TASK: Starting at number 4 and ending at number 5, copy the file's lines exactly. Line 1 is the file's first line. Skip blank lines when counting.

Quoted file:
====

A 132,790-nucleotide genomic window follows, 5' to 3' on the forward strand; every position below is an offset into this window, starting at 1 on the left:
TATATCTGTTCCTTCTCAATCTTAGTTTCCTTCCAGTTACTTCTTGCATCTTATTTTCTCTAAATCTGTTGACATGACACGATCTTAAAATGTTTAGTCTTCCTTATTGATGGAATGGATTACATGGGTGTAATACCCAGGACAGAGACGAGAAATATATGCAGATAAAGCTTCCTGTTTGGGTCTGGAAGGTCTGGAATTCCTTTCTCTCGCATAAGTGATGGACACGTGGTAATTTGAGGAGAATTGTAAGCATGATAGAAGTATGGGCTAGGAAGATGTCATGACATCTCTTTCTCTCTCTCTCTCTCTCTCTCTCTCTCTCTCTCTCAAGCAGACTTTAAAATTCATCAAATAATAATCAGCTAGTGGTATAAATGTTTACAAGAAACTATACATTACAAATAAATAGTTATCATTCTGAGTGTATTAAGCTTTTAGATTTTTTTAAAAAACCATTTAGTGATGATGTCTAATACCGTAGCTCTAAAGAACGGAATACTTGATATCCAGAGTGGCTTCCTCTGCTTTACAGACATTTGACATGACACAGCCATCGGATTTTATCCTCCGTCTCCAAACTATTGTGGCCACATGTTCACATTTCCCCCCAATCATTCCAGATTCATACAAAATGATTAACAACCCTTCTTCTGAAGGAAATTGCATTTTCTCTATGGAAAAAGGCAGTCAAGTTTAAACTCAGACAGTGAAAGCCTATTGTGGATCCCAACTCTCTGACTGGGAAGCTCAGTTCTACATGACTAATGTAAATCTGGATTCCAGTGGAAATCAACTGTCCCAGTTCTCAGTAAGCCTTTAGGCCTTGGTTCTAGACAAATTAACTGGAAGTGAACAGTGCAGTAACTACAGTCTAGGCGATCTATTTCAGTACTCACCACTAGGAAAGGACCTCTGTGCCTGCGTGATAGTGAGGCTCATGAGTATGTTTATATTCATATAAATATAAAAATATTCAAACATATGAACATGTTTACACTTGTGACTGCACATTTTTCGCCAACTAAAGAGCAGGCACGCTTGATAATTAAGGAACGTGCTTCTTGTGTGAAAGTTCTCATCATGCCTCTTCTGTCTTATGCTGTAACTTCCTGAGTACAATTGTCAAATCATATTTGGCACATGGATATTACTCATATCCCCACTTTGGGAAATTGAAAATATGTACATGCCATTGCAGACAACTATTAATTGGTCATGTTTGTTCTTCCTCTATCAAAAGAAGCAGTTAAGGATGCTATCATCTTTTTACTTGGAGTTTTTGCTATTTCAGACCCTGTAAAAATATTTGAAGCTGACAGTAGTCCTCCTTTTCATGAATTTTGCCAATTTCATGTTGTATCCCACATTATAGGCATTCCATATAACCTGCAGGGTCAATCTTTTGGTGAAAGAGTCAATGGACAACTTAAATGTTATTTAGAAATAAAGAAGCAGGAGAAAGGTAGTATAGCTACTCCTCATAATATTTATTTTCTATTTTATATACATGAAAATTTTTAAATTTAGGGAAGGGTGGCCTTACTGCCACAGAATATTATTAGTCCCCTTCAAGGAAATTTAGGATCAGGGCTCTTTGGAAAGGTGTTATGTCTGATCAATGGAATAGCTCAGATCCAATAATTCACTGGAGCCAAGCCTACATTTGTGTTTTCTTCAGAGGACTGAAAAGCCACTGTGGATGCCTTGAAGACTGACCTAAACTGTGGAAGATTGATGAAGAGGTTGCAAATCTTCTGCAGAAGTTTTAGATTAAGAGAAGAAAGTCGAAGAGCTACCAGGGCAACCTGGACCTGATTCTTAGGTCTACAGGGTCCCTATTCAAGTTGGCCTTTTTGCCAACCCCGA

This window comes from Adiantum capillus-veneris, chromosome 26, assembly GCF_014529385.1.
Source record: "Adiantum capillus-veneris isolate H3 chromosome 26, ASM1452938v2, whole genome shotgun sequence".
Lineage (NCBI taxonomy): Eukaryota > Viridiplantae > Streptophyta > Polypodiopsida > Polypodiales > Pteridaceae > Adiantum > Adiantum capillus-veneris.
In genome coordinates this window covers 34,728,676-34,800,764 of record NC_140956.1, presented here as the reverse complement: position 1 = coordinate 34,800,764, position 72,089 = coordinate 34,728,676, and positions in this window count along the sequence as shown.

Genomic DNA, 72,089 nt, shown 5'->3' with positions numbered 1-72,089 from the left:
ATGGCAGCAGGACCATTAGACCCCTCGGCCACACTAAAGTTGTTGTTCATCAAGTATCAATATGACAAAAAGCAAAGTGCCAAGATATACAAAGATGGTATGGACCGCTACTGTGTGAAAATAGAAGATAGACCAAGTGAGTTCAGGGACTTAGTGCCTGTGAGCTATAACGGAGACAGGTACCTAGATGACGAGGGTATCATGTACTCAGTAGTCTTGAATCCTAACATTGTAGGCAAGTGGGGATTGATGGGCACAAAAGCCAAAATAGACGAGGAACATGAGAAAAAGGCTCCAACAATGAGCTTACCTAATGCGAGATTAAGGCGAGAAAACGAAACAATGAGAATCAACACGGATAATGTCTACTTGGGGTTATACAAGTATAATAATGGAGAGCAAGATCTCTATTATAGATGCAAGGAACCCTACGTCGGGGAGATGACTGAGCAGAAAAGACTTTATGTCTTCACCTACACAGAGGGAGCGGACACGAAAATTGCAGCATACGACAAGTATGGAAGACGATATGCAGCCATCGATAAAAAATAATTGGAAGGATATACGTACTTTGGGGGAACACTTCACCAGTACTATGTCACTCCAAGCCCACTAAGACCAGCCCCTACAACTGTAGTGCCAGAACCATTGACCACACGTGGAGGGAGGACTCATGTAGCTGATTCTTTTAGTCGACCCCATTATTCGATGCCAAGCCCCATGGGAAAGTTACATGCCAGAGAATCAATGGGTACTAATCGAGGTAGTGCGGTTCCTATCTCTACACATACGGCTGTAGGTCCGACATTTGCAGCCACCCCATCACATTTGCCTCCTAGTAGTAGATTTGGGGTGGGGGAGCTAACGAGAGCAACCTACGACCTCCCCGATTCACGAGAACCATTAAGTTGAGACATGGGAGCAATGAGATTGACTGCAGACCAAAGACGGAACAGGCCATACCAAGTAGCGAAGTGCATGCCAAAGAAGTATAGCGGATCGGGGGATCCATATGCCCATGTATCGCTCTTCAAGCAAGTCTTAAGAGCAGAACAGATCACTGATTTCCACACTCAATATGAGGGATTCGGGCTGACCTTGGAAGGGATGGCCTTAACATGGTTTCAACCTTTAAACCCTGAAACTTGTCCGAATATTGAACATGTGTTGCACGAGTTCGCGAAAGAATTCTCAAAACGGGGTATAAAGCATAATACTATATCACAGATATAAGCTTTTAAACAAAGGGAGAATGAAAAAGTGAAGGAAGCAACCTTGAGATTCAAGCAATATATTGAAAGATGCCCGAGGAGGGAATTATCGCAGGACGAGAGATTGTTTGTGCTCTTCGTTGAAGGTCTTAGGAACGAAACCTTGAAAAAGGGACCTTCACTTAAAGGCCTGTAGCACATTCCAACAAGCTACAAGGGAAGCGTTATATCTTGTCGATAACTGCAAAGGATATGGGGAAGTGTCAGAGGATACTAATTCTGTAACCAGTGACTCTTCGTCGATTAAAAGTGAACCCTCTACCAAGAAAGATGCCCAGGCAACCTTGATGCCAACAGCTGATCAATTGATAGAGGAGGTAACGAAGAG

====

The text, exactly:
Source record: "Adiantum capillus-veneris isolate H3 chromosome 26, ASM1452938v2, whole genome shotgun sequence".
Lineage (NCBI taxonomy): Eukaryota > Viridiplantae > Streptophyta > Polypodiopsida > Polypodiales > Pteridaceae > Adiantum > Adiantum capillus-veneris.